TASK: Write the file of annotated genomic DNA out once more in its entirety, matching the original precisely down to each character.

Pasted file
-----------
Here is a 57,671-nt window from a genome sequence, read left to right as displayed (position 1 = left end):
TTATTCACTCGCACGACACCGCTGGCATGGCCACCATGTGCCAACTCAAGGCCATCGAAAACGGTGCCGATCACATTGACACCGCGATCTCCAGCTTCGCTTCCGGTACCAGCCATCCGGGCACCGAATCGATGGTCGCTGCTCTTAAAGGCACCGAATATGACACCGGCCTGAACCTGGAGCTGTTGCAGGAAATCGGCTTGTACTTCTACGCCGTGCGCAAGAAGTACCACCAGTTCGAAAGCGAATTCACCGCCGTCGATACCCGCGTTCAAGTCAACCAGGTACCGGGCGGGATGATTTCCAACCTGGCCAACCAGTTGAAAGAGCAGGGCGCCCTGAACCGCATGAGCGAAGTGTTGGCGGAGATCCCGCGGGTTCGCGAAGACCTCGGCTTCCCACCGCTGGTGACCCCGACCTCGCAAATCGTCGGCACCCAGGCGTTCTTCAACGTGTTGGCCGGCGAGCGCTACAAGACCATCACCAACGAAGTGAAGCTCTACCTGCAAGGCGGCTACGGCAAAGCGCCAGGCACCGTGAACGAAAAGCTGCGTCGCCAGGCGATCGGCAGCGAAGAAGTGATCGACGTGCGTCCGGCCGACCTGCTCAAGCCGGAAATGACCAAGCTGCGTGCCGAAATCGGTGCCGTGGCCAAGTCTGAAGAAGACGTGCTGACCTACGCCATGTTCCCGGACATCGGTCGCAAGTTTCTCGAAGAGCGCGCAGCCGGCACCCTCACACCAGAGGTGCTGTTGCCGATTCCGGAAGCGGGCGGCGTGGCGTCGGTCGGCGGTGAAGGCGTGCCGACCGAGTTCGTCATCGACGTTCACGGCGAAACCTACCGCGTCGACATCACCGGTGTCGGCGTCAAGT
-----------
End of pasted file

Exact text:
Here is a 57,671-nt window from a genome sequence, read left to right as displayed (position 1 = left end):
TTATTCACTCGCACGACACCGCTGGCATGGCCACCATGTGCCAACTCAAGGCCATCGAAAACGGTGCCGATCACATTGACACCGCGATCTCCAGCTTCGCTTCCGGTACCAGCCATCCGGGCACCGAATCGATGGTCGCTGCTCTTAAAGGCACCGAATATGACACCGGCCTGAACCTGGAGCTGTTGCAGGAAATCGGCTTGTACTTCTACGCCGTGCGCAAGAAGTACCACCAGTTCGAAAGCGAATTCACCGCCGTCGATACCCGCGTTCAAGTCAACCAGGTACCGGGCGGGATGATTTCCAACCTGGCCAACCAGTTGAAAGAGCAGGGCGCCCTGAACCGCATGAGCGAAGTGTTGGCGGAGATCCCGCGGGTTCGCGAAGACCTCGGCTTCCCACCGCTGGTGACCCCGACCTCGCAAATCGTCGGCACCCAGGCGTTCTTCAACGTGTTGGCCGGCGAGCGCTACAAGACCATCACCAACGAAGTGAAGCTCTACCTGCAAGGCGGCTACGGCAAAGCGCCAGGCACCGTGAACGAAAAGCTGCGTCGCCAGGCGATCGGCAGCGAAGAAGTGATCGACGTGCGTCCGGCCGACCTGCTCAAGCCGGAAATGACCAAGCTGCGTGCCGAAATCGGTGCCGTGGCCAAGTCTGAAGAAGACGTGCTGACCTACGCCATGTTCCCGGACATCGGTCGCAAGTTTCTCGAAGAGCGCGCAGCCGGCACCCTCACACCAGAGGTGCTGTTGCCGATTCCGGAAGCGGGCGGCGTGGCGTCGGTCGGCGGTGAAGGCGTGCCGACCGAGTTCGTCATCGACGTTCACGGCGAAACCTACCGCGTCGACATCACCGGTGTCGGCGTCAAGT